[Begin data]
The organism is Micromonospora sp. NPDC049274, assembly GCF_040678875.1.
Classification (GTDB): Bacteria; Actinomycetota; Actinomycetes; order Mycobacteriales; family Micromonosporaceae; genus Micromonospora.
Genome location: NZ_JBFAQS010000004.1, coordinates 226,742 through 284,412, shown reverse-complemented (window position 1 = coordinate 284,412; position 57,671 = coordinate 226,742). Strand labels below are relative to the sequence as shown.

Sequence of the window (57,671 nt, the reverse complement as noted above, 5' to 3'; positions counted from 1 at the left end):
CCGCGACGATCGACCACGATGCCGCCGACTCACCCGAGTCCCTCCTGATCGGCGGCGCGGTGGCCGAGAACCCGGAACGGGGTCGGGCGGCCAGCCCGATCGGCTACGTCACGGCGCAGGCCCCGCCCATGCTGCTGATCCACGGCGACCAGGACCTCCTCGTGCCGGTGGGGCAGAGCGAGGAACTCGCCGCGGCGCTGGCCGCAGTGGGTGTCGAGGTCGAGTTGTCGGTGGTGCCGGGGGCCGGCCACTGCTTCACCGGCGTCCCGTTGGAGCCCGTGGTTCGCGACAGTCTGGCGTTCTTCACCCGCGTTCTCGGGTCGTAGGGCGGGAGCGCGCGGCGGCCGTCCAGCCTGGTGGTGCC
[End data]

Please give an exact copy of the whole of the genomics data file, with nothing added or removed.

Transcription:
The organism is Micromonospora sp. NPDC049274, assembly GCF_040678875.1.
Classification (GTDB): Bacteria; Actinomycetota; Actinomycetes; order Mycobacteriales; family Micromonosporaceae; genus Micromonospora.
Genome location: NZ_JBFAQS010000004.1, coordinates 226,742 through 284,412, shown reverse-complemented (window position 1 = coordinate 284,412; position 57,671 = coordinate 226,742). Strand labels below are relative to the sequence as shown.

Sequence of the window (57,671 nt, the reverse complement as noted above, 5' to 3'; positions counted from 1 at the left end):
CCGCGACGATCGACCACGATGCCGCCGACTCACCCGAGTCCCTCCTGATCGGCGGCGCGGTGGCCGAGAACCCGGAACGGGGTCGGGCGGCCAGCCCGATCGGCTACGTCACGGCGCAGGCCCCGCCCATGCTGCTGATCCACGGCGACCAGGACCTCCTCGTGCCGGTGGGGCAGAGCGAGGAACTCGCCGCGGCGCTGGCCGCAGTGGGTGTCGAGGTCGAGTTGTCGGTGGTGCCGGGGGCCGGCCACTGCTTCACCGGCGTCCCGTTGGAGCCCGTGGTTCGCGACAGTCTGGCGTTCTTCACCCGCGTTCTCGGGTCGTAGGGCGGGAGCGCGCGGCGGCCGTCCAGCCTGGTGGTGCC